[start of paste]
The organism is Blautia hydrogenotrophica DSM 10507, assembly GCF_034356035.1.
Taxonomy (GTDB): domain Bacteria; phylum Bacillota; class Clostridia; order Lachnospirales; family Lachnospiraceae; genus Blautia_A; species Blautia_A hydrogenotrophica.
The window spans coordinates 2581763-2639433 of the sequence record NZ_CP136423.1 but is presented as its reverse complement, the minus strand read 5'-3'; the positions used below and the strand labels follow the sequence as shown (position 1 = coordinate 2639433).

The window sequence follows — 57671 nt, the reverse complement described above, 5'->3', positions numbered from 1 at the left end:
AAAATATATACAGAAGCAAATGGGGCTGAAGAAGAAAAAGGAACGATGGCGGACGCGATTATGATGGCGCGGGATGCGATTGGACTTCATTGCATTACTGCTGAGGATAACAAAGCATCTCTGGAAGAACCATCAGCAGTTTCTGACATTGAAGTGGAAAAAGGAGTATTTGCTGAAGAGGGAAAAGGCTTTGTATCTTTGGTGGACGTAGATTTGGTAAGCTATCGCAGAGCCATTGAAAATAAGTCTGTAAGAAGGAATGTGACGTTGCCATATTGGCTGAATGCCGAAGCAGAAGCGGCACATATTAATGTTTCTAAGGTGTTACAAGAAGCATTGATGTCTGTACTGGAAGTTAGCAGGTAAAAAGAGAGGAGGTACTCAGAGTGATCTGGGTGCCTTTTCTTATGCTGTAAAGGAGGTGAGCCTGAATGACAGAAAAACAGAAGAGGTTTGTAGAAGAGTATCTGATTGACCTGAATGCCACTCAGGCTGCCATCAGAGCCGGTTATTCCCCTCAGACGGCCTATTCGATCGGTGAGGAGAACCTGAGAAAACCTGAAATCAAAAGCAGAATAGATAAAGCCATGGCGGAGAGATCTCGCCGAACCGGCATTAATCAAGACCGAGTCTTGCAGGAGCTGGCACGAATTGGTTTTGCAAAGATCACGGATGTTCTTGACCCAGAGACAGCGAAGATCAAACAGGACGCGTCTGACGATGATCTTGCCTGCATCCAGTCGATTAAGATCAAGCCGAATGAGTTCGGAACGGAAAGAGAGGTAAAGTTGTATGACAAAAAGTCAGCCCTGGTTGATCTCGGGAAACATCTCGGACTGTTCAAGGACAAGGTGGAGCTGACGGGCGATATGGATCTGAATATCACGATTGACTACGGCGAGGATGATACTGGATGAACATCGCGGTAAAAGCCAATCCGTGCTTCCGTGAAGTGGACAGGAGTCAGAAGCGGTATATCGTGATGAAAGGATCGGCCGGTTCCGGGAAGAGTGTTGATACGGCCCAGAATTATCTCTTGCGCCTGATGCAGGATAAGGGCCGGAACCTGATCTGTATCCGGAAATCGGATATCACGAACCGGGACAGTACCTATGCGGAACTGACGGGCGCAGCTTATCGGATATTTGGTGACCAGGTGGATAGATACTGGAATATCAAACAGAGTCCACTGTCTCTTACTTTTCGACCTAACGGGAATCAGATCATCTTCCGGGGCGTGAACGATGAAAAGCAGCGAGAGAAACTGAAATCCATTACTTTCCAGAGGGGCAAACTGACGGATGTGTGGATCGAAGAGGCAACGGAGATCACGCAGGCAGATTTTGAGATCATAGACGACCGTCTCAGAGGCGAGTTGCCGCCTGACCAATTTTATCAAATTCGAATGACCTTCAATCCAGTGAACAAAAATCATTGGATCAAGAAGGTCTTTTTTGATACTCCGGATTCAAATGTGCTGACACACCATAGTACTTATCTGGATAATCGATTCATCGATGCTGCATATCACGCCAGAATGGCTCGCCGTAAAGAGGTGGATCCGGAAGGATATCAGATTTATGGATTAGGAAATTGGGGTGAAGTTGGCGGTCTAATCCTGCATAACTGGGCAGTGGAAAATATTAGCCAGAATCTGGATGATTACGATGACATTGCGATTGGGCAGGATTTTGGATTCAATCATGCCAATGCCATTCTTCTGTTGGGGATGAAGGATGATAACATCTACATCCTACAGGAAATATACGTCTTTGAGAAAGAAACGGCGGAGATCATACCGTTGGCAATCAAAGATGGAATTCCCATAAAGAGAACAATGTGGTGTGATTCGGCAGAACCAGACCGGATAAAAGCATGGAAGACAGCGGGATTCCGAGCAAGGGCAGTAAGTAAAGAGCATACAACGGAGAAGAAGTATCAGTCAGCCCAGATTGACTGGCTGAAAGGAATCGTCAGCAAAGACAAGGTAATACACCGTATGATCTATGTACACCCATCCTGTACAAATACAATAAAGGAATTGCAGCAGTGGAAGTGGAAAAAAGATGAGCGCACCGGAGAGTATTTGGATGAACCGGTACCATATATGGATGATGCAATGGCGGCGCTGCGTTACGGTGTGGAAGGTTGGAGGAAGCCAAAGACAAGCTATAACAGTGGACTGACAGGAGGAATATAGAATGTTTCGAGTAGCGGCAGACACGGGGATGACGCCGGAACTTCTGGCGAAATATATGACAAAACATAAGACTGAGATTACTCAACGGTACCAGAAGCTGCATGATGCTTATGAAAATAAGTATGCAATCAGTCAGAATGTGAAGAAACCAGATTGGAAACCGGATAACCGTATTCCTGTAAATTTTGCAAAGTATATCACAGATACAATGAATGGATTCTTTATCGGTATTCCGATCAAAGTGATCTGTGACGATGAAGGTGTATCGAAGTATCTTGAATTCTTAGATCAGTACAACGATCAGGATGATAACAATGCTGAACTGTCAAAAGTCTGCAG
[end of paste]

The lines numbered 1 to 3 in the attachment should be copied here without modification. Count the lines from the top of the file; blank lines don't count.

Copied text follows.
The organism is Blautia hydrogenotrophica DSM 10507, assembly GCF_034356035.1.
Taxonomy (GTDB): domain Bacteria; phylum Bacillota; class Clostridia; order Lachnospirales; family Lachnospiraceae; genus Blautia_A; species Blautia_A hydrogenotrophica.
The window spans coordinates 2581763-2639433 of the sequence record NZ_CP136423.1 but is presented as its reverse complement, the minus strand read 5'-3'; the positions used below and the strand labels follow the sequence as shown (position 1 = coordinate 2639433).